Try This: Laser Engrave a Tumbler with Logo

In this tutorial, Braden Todd of Glassmith2 walks you through the process to laser engrave a logo on a powder-coated stainless-steel tumbler. 

Tumblers are a popular item right now, with many businesses using them as promotional products with their logo laser engraved on them. This how-to article walks you through the process to laser engrave a logo on a powder-coated stainless-steel tumbler.

Materials Needed:

  • Laser engraving machine with rotary attachment (used here is a 60-watt Epilog Helix)

Laser Setup Steps:

  1. The first thing that you need to have for your laser engraver is a rotary attachment. The rotary attachment holds the tumbler and allows it to rotate as it is being engraved. If you have a clamp on your rotary setup, I recommend using it for tumblers. The clamp holds the tumbler in place and makes sure it rotates properly. Incorrect rotation leads to a distorted engraving of the logos and wasted product, time, and money.
  2. Once you have your tumbler placed in the rotary attachment, level the tumbler and focus the laser to the surface of the tumbler. If the tumbler is not level, you will get a distorted image when engraving. After these steps are complete, set the X-axis of the laser to center position of where you would like your logo to appear on the tumbler.

tumbler photos1 0

Images courtesy Braden Todd

Graphic Setup Steps:

  1. Once you have the tumbler set up properly in the laser, send your artwork to the laser. Before you send your image, make sure it is properly sized and oriented in your computer file. Usually this means rotating it 90 degrees on the computer screen. Make sure that the artwork is black and white in the RGB color palette. Any CMYK fills or outlines that are present in the artwork will not translate to a solid engraving, so convert any colors to RGB if needed.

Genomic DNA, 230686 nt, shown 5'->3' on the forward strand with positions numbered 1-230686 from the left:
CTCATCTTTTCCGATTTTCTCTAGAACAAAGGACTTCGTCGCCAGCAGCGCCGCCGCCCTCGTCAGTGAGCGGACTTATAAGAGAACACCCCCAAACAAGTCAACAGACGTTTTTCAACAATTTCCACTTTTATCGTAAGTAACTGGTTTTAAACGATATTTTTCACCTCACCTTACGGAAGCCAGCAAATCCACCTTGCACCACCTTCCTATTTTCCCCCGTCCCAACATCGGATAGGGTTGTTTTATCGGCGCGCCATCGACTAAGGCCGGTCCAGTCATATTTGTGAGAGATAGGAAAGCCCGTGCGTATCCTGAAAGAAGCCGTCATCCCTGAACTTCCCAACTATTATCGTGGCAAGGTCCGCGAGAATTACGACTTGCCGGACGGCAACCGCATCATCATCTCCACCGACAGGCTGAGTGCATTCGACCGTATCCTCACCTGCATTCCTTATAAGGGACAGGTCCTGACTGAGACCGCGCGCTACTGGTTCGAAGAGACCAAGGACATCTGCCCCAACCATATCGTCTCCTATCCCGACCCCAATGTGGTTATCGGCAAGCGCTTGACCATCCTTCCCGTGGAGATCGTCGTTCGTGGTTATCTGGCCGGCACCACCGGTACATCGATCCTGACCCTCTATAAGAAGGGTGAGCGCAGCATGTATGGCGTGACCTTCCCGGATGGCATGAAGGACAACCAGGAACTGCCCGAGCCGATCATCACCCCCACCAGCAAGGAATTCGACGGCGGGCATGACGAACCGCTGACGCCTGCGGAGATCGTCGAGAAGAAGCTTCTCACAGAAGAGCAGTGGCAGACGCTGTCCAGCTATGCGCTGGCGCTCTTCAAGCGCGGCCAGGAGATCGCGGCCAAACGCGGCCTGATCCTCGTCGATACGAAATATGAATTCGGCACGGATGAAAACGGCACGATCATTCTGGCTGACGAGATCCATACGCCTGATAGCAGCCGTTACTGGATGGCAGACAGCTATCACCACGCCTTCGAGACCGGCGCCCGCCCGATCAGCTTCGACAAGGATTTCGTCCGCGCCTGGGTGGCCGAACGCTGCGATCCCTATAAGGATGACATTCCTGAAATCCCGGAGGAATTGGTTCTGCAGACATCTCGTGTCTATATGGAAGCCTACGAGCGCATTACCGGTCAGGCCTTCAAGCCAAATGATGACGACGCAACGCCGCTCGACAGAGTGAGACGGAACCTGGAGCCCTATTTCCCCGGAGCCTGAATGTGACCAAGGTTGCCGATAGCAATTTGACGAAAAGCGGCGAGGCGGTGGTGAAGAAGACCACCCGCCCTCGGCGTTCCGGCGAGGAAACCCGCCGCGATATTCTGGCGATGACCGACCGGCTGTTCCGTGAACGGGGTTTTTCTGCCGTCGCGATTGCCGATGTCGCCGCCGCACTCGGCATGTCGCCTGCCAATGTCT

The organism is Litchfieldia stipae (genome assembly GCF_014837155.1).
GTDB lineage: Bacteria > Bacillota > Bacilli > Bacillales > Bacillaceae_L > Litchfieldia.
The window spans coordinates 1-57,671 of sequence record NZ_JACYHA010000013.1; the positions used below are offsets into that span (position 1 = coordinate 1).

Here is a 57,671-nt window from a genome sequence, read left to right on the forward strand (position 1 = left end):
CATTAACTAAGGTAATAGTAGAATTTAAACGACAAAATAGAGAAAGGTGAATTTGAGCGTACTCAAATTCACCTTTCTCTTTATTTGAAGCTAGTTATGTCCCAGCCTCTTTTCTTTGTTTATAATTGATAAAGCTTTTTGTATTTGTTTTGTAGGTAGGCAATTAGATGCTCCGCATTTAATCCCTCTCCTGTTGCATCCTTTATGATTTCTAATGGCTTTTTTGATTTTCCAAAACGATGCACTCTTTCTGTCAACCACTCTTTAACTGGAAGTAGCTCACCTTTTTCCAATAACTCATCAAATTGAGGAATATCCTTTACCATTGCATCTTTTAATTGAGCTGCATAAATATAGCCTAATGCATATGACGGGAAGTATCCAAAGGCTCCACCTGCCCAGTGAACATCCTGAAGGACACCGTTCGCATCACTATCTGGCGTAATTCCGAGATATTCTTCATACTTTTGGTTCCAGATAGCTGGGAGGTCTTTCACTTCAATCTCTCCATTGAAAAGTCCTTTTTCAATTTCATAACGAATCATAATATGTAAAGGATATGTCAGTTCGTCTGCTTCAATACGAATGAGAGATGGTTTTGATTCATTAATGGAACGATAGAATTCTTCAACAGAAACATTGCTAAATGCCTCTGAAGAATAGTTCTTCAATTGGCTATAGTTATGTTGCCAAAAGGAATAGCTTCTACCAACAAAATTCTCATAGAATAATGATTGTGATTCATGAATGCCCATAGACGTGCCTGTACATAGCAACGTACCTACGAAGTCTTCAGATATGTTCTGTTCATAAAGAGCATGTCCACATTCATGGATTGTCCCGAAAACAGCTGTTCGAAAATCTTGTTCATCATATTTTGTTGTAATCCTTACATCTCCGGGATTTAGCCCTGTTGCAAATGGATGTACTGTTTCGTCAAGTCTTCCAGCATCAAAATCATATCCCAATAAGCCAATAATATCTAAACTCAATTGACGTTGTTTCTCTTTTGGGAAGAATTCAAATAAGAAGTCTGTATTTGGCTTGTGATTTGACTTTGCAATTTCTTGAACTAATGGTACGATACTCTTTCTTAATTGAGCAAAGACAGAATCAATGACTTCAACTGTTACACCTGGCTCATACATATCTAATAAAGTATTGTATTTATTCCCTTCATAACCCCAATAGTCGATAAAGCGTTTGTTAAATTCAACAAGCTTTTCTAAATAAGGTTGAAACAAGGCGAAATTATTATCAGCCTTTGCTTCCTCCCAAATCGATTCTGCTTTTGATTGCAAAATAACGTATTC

2. One of the difficulties with powder-coated tumblers is that the laser settings vary depending on the thickness of the powder coating, which can vary between style, brand, and even color. Under-power won’t burn through all the coating, while over-power can blast away fine details of the logo. For a 60-watt laser, I recommend starting with 50% speed and 80% power at 300 DPI. It’s always a good idea to have at least one extra for testing since these settings may not work perfectly for every tumbler and/or laser.
  3. Now that you have your tumbler set up correctly in the laser and the artwork sent to the laser, you are ready to engrave. Double check your setup, make sure all fans/filters are turned on, and hit go.

tumbler photos2

tumbler photos3

Cleanup Steps:

Once the laser is finished engraving, remove the tumbler from the laser. You will most likely need to clean some residual powder coating from the surface of the tumbler. Solvents or degreasers work well for cleaning tumblers, such as ZEP. To clean, spray a small amount of the cleaning solution on the engraving, wait 20-30 seconds, and wipe away. Always wear gloves during this step and wipe completely clean. Since these will be used for drinking, we also recommend another thorough cleaning to remove any leftover ZEP from the outer surface of the tumbler.

tumbler photos4 0

That’s it! Package and repeat… and repeat… and repeat…

tumbler photos5

Braden Todd

Braden Todd

Braden Todd is a second-generation glass artist, and the owner and creative force behind Glassmith2, located in Boulder, Colorado.

View all articles by Braden Todd  
Avatar of Charlie Fox

Charlie Fox

View all articles by Charlie Fox  

Related Articles

Back to top button